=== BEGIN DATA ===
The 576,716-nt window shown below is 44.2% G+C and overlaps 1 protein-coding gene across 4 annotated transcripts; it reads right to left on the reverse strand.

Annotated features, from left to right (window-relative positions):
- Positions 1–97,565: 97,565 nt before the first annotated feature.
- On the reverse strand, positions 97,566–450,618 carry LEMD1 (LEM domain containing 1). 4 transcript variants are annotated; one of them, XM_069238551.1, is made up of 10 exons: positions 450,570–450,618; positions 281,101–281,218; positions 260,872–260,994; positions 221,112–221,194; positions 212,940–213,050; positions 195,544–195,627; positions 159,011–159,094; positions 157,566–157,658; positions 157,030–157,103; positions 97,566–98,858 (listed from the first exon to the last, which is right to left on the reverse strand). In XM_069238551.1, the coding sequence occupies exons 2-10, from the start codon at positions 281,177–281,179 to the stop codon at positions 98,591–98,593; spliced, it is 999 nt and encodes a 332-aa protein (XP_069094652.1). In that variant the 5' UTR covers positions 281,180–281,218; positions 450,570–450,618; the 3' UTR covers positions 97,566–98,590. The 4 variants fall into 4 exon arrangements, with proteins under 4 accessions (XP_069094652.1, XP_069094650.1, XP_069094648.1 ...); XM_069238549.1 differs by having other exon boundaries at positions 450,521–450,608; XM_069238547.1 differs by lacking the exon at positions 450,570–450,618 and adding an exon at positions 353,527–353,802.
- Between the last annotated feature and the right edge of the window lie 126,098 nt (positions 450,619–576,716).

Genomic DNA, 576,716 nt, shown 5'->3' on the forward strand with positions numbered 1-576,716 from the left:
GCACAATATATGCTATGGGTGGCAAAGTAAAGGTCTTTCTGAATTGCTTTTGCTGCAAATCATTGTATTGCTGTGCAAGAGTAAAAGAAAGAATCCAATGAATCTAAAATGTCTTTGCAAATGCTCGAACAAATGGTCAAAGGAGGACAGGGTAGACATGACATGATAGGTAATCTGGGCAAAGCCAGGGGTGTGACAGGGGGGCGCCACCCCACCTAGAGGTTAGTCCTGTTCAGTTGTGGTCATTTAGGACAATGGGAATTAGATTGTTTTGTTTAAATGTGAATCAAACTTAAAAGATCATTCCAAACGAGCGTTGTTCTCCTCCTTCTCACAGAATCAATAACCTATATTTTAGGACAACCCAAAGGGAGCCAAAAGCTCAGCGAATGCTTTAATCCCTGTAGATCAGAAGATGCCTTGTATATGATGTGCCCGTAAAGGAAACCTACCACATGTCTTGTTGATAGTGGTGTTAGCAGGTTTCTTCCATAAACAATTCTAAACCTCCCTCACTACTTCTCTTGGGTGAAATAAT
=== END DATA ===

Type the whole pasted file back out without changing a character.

The 576,716-nt window shown below is 44.2% G+C and overlaps 1 protein-coding gene across 4 annotated transcripts; it reads right to left on the reverse strand.

Annotated features, from left to right (window-relative positions):
- Positions 1–97,565: 97,565 nt before the first annotated feature.
- On the reverse strand, positions 97,566–450,618 carry LEMD1 (LEM domain containing 1). 4 transcript variants are annotated; one of them, XM_069238551.1, is made up of 10 exons: positions 450,570–450,618; positions 281,101–281,218; positions 260,872–260,994; positions 221,112–221,194; positions 212,940–213,050; positions 195,544–195,627; positions 159,011–159,094; positions 157,566–157,658; positions 157,030–157,103; positions 97,566–98,858 (listed from the first exon to the last, which is right to left on the reverse strand). In XM_069238551.1, the coding sequence occupies exons 2-10, from the start codon at positions 281,177–281,179 to the stop codon at positions 98,591–98,593; spliced, it is 999 nt and encodes a 332-aa protein (XP_069094652.1). In that variant the 5' UTR covers positions 281,180–281,218; positions 450,570–450,618; the 3' UTR covers positions 97,566–98,590. The 4 variants fall into 4 exon arrangements, with proteins under 4 accessions (XP_069094652.1, XP_069094650.1, XP_069094648.1 ...); XM_069238549.1 differs by having other exon boundaries at positions 450,521–450,608; XM_069238547.1 differs by lacking the exon at positions 450,570–450,618 and adding an exon at positions 353,527–353,802.
- Between the last annotated feature and the right edge of the window lie 126,098 nt (positions 450,619–576,716).

Genomic DNA, 576,716 nt, shown 5'->3' on the forward strand with positions numbered 1-576,716 from the left:
GCACAATATATGCTATGGGTGGCAAAGTAAAGGTCTTTCTGAATTGCTTTTGCTGCAAATCATTGTATTGCTGTGCAAGAGTAAAAGAAAGAATCCAATGAATCTAAAATGTCTTTGCAAATGCTCGAACAAATGGTCAAAGGAGGACAGGGTAGACATGACATGATAGGTAATCTGGGCAAAGCCAGGGGTGTGACAGGGGGGCGCCACCCCACCTAGAGGTTAGTCCTGTTCAGTTGTGGTCATTTAGGACAATGGGAATTAGATTGTTTTGTTTAAATGTGAATCAAACTTAAAAGATCATTCCAAACGAGCGTTGTTCTCCTCCTTCTCACAGAATCAATAACCTATATTTTAGGACAACCCAAAGGGAGCCAAAAGCTCAGCGAATGCTTTAATCCCTGTAGATCAGAAGATGCCTTGTATATGATGTGCCCGTAAAGGAAACCTACCACATGTCTTGTTGATAGTGGTGTTAGCAGGTTTCTTCCATAAACAATTCTAAACCTCCCTCACTACTTCTCTTGGGTGAAATAAT